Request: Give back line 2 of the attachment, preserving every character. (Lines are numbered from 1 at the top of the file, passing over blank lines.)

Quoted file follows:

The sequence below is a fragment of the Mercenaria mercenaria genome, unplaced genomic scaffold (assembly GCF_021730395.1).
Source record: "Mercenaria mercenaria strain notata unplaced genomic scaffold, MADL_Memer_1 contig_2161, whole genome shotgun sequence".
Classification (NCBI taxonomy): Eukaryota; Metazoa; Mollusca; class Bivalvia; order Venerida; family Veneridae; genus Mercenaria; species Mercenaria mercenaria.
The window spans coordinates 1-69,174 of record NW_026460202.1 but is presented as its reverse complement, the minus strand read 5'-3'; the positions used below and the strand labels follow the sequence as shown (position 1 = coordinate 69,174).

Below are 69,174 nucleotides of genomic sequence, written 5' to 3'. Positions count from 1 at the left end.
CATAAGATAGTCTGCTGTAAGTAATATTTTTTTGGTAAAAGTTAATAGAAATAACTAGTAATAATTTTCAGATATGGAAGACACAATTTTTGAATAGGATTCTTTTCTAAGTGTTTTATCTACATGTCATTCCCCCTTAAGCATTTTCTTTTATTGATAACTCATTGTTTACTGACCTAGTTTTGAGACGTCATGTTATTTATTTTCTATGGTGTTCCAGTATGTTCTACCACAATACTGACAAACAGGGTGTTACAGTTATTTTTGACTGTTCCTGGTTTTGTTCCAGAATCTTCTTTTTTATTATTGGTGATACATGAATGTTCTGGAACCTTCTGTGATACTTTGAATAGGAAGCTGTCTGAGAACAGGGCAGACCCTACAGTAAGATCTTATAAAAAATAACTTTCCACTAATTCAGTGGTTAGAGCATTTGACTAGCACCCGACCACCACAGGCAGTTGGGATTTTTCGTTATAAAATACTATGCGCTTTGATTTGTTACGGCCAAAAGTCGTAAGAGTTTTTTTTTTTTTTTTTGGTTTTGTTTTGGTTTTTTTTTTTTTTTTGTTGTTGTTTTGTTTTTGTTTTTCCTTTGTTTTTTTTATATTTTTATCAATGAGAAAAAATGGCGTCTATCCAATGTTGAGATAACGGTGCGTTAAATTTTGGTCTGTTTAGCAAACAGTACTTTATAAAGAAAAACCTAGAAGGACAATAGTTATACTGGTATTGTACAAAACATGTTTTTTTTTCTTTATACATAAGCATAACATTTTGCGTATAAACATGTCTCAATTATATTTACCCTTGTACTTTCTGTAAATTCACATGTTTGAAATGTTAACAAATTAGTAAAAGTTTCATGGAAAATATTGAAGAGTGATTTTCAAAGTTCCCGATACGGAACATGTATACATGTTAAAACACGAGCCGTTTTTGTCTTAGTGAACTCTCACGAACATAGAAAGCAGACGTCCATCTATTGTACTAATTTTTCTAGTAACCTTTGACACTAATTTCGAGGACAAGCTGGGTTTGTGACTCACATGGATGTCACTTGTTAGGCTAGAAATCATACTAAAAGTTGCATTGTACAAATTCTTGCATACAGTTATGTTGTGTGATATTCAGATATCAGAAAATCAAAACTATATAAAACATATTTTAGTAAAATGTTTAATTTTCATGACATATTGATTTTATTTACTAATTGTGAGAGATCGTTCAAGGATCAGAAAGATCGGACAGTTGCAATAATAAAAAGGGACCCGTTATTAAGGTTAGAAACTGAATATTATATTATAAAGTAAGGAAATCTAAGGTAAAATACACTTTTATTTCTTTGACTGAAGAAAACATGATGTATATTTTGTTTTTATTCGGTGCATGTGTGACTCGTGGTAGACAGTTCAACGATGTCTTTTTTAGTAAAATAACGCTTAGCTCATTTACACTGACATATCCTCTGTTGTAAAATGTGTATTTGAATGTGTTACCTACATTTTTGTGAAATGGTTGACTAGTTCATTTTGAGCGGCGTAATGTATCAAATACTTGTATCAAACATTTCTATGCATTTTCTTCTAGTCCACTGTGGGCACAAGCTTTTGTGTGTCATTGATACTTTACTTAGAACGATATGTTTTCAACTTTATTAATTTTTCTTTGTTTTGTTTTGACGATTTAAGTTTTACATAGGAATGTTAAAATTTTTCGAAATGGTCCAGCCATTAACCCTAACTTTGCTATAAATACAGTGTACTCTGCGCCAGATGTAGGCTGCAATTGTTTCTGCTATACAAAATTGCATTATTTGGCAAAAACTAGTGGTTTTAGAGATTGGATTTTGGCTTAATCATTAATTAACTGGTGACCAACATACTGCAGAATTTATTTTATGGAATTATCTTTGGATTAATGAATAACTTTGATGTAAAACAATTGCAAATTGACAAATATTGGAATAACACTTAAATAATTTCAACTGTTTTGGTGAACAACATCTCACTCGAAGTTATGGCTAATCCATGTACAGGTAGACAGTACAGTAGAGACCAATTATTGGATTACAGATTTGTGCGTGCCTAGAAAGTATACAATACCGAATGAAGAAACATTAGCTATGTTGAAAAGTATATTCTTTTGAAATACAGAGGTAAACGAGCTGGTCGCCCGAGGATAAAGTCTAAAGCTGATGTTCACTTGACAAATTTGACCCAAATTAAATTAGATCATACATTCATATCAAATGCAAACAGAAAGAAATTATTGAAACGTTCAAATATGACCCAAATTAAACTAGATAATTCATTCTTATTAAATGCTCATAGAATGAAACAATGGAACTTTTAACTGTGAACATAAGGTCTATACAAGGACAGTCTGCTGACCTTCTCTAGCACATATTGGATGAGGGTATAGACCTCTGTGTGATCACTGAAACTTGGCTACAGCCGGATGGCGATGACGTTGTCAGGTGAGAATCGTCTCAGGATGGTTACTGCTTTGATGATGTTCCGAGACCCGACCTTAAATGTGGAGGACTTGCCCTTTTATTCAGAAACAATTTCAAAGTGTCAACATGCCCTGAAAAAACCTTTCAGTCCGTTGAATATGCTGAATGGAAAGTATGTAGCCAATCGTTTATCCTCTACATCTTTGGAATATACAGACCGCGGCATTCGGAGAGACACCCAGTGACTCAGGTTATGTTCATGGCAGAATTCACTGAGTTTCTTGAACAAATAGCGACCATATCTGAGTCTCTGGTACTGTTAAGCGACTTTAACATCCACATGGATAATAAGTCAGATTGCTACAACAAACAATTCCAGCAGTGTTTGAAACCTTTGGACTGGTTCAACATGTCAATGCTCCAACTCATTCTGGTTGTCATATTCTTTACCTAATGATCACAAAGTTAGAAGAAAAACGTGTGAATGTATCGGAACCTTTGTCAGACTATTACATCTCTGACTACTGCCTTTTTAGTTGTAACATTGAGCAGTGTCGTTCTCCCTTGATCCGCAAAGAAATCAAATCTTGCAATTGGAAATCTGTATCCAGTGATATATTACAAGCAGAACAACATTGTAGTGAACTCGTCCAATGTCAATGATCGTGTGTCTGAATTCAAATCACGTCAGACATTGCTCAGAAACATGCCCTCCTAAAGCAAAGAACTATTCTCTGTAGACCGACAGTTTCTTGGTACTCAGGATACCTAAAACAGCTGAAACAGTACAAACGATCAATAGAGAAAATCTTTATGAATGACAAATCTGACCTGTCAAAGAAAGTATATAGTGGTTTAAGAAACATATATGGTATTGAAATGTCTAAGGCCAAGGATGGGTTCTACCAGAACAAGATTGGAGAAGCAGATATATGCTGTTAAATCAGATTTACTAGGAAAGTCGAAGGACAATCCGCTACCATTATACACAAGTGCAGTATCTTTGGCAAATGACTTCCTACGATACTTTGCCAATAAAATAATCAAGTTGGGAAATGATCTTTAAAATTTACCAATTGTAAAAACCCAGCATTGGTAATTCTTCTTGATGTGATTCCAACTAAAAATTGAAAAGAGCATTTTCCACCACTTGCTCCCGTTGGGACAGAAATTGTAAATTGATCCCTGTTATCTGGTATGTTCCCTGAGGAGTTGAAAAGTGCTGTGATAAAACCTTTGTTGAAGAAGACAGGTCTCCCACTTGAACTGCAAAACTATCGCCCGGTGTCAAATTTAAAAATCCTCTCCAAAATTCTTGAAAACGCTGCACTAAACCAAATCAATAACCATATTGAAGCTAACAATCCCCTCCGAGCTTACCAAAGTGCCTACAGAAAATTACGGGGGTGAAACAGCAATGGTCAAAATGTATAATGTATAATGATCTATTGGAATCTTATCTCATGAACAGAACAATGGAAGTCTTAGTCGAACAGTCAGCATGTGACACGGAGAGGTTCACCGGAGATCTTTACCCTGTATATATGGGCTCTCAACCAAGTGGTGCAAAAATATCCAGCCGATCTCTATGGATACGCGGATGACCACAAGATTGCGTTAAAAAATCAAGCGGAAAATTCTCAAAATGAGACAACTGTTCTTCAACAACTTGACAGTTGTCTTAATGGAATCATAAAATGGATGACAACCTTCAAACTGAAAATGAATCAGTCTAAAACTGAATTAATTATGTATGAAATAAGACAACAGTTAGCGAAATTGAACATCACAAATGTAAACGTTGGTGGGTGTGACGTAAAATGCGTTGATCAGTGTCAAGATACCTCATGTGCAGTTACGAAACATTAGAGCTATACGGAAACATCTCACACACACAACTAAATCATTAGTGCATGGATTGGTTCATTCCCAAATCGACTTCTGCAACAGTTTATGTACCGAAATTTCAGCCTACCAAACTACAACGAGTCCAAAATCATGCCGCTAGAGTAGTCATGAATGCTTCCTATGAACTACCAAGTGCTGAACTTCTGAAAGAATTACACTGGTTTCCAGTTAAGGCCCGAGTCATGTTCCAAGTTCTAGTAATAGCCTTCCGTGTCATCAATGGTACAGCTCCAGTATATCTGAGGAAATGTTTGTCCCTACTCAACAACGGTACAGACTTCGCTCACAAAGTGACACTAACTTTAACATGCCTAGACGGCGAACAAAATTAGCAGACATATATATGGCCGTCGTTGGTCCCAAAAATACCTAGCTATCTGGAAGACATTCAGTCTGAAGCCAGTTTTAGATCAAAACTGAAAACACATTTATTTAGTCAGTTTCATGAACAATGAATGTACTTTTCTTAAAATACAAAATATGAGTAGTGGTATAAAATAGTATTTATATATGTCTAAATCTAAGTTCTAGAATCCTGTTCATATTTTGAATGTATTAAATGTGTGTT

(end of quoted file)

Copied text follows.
Source record: "Mercenaria mercenaria strain notata unplaced genomic scaffold, MADL_Memer_1 contig_2161, whole genome shotgun sequence".